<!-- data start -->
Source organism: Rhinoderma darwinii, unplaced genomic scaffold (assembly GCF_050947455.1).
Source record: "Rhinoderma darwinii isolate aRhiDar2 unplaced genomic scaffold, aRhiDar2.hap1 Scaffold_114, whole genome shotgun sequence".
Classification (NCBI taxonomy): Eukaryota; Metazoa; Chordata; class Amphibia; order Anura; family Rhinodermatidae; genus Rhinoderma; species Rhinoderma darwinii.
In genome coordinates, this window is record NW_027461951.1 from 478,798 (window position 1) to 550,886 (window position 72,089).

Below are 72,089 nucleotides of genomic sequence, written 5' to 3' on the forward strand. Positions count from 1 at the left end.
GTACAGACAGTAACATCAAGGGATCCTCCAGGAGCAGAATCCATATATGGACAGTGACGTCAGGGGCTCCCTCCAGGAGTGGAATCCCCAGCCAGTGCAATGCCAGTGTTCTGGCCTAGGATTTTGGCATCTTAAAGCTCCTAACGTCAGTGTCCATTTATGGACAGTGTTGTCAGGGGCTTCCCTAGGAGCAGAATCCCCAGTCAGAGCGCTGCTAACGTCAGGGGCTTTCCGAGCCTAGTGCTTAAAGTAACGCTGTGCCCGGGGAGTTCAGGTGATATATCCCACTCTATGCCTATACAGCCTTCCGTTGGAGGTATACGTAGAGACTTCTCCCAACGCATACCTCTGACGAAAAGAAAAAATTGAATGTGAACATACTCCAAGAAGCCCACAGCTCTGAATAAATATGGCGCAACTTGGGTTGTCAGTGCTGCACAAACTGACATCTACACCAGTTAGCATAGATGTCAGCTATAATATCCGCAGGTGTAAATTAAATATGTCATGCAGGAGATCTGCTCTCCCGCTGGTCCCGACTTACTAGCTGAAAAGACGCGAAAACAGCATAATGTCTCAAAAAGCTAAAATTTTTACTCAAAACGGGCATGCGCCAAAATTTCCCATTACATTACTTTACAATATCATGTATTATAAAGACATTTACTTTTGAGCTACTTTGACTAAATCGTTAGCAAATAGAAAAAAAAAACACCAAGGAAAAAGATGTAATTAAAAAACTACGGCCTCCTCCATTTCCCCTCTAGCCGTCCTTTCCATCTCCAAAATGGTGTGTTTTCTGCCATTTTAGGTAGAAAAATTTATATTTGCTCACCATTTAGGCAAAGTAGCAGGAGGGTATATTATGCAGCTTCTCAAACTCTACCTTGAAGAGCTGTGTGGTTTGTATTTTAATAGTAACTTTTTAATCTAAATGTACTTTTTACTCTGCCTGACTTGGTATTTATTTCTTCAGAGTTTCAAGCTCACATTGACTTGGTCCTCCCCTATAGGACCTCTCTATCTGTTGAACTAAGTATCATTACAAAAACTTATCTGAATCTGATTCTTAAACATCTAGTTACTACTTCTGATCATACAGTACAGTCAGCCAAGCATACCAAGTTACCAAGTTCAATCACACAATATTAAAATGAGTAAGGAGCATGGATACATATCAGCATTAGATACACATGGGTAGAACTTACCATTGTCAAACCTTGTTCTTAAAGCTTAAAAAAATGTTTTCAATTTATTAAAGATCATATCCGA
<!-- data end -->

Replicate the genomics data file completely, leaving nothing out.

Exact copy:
Source organism: Rhinoderma darwinii, unplaced genomic scaffold (assembly GCF_050947455.1).
Source record: "Rhinoderma darwinii isolate aRhiDar2 unplaced genomic scaffold, aRhiDar2.hap1 Scaffold_114, whole genome shotgun sequence".
Classification (NCBI taxonomy): Eukaryota; Metazoa; Chordata; class Amphibia; order Anura; family Rhinodermatidae; genus Rhinoderma; species Rhinoderma darwinii.
In genome coordinates, this window is record NW_027461951.1 from 478,798 (window position 1) to 550,886 (window position 72,089).

Below are 72,089 nucleotides of genomic sequence, written 5' to 3' on the forward strand. Positions count from 1 at the left end.
GTACAGACAGTAACATCAAGGGATCCTCCAGGAGCAGAATCCATATATGGACAGTGACGTCAGGGGCTCCCTCCAGGAGTGGAATCCCCAGCCAGTGCAATGCCAGTGTTCTGGCCTAGGATTTTGGCATCTTAAAGCTCCTAACGTCAGTGTCCATTTATGGACAGTGTTGTCAGGGGCTTCCCTAGGAGCAGAATCCCCAGTCAGAGCGCTGCTAACGTCAGGGGCTTTCCGAGCCTAGTGCTTAAAGTAACGCTGTGCCCGGGGAGTTCAGGTGATATATCCCACTCTATGCCTATACAGCCTTCCGTTGGAGGTATACGTAGAGACTTCTCCCAACGCATACCTCTGACGAAAAGAAAAAATTGAATGTGAACATACTCCAAGAAGCCCACAGCTCTGAATAAATATGGCGCAACTTGGGTTGTCAGTGCTGCACAAACTGACATCTACACCAGTTAGCATAGATGTCAGCTATAATATCCGCAGGTGTAAATTAAATATGTCATGCAGGAGATCTGCTCTCCCGCTGGTCCCGACTTACTAGCTGAAAAGACGCGAAAACAGCATAATGTCTCAAAAAGCTAAAATTTTTACTCAAAACGGGCATGCGCCAAAATTTCCCATTACATTACTTTACAATATCATGTATTATAAAGACATTTACTTTTGAGCTACTTTGACTAAATCGTTAGCAAATAGAAAAAAAAAACACCAAGGAAAAAGATGTAATTAAAAAACTACGGCCTCCTCCATTTCCCCTCTAGCCGTCCTTTCCATCTCCAAAATGGTGTGTTTTCTGCCATTTTAGGTAGAAAAATTTATATTTGCTCACCATTTAGGCAAAGTAGCAGGAGGGTATATTATGCAGCTTCTCAAACTCTACCTTGAAGAGCTGTGTGGTTTGTATTTTAATAGTAACTTTTTAATCTAAATGTACTTTTTACTCTGCCTGACTTGGTATTTATTTCTTCAGAGTTTCAAGCTCACATTGACTTGGTCCTCCCCTATAGGACCTCTCTATCTGTTGAACTAAGTATCATTACAAAAACTTATCTGAATCTGATTCTTAAACATCTAGTTACTACTTCTGATCATACAGTACAGTCAGCCAAGCATACCAAGTTACCAAGTTCAATCACACAATATTAAAATGAGTAAGGAGCATGGATACATATCAGCATTAGATACACATGGGTAGAACTTACCATTGTCAAACCTTGTTCTTAAAGCTTAAAAAAATGTTTTCAATTTATTAAAGATCATATCCGA